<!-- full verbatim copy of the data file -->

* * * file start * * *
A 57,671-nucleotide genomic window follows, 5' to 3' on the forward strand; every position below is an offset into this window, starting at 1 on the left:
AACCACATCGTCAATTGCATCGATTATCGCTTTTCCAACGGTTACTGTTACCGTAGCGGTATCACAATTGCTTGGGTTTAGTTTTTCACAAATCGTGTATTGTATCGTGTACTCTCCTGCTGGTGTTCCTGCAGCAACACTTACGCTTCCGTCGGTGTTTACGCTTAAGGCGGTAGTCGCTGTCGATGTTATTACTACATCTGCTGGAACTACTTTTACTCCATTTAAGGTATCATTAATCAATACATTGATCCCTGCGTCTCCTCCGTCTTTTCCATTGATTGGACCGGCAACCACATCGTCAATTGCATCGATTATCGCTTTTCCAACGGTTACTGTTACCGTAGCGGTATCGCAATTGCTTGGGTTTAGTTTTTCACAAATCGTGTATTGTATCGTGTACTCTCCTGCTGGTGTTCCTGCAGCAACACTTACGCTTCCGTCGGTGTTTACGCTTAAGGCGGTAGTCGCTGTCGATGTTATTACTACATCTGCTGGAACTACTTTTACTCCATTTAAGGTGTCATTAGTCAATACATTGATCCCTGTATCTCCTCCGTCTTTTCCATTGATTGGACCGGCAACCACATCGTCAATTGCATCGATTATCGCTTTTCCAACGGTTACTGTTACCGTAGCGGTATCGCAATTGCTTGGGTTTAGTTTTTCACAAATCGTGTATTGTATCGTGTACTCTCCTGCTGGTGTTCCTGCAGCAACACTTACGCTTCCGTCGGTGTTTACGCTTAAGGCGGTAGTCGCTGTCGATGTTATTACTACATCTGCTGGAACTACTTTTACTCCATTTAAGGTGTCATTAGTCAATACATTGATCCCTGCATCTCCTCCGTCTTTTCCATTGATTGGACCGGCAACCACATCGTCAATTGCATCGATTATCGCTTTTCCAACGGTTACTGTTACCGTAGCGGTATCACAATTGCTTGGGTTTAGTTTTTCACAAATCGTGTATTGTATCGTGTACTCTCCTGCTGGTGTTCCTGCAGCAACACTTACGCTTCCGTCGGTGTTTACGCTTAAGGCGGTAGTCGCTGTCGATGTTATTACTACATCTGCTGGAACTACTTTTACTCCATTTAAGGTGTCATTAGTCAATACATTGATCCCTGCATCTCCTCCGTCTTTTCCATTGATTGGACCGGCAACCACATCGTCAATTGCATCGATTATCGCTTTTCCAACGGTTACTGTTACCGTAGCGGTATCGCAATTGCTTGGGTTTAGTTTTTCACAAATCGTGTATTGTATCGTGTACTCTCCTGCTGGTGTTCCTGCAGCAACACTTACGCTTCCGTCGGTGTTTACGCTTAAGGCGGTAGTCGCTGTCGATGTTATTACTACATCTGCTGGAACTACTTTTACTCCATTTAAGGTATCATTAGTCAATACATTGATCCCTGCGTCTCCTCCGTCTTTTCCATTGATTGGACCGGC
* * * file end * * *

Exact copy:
A 57,671-nucleotide genomic window follows, 5' to 3' on the forward strand; every position below is an offset into this window, starting at 1 on the left:
AACCACATCGTCAATTGCATCGATTATCGCTTTTCCAACGGTTACTGTTACCGTAGCGGTATCACAATTGCTTGGGTTTAGTTTTTCACAAATCGTGTATTGTATCGTGTACTCTCCTGCTGGTGTTCCTGCAGCAACACTTACGCTTCCGTCGGTGTTTACGCTTAAGGCGGTAGTCGCTGTCGATGTTATTACTACATCTGCTGGAACTACTTTTACTCCATTTAAGGTATCATTAATCAATACATTGATCCCTGCGTCTCCTCCGTCTTTTCCATTGATTGGACCGGCAACCACATCGTCAATTGCATCGATTATCGCTTTTCCAACGGTTACTGTTACCGTAGCGGTATCGCAATTGCTTGGGTTTAGTTTTTCACAAATCGTGTATTGTATCGTGTACTCTCCTGCTGGTGTTCCTGCAGCAACACTTACGCTTCCGTCGGTGTTTACGCTTAAGGCGGTAGTCGCTGTCGATGTTATTACTACATCTGCTGGAACTACTTTTACTCCATTTAAGGTGTCATTAGTCAATACATTGATCCCTGTATCTCCTCCGTCTTTTCCATTGATTGGACCGGCAACCACATCGTCAATTGCATCGATTATCGCTTTTCCAACGGTTACTGTTACCGTAGCGGTATCGCAATTGCTTGGGTTTAGTTTTTCACAAATCGTGTATTGTATCGTGTACTCTCCTGCTGGTGTTCCTGCAGCAACACTTACGCTTCCGTCGGTGTTTACGCTTAAGGCGGTAGTCGCTGTCGATGTTATTACTACATCTGCTGGAACTACTTTTACTCCATTTAAGGTGTCATTAGTCAATACATTGATCCCTGCATCTCCTCCGTCTTTTCCATTGATTGGACCGGCAACCACATCGTCAATTGCATCGATTATCGCTTTTCCAACGGTTACTGTTACCGTAGCGGTATCACAATTGCTTGGGTTTAGTTTTTCACAAATCGTGTATTGTATCGTGTACTCTCCTGCTGGTGTTCCTGCAGCAACACTTACGCTTCCGTCGGTGTTTACGCTTAAGGCGGTAGTCGCTGTCGATGTTATTACTACATCTGCTGGAACTACTTTTACTCCATTTAAGGTGTCATTAGTCAATACATTGATCCCTGCATCTCCTCCGTCTTTTCCATTGATTGGACCGGCAACCACATCGTCAATTGCATCGATTATCGCTTTTCCAACGGTTACTGTTACCGTAGCGGTATCGCAATTGCTTGGGTTTAGTTTTTCACAAATCGTGTATTGTATCGTGTACTCTCCTGCTGGTGTTCCTGCAGCAACACTTACGCTTCCGTCGGTGTTTACGCTTAAGGCGGTAGTCGCTGTCGATGTTATTACTACATCTGCTGGAACTACTTTTACTCCATTTAAGGTATCATTAGTCAATACATTGATCCCTGCGTCTCCTCCGTCTTTTCCATTGATTGGACCGGC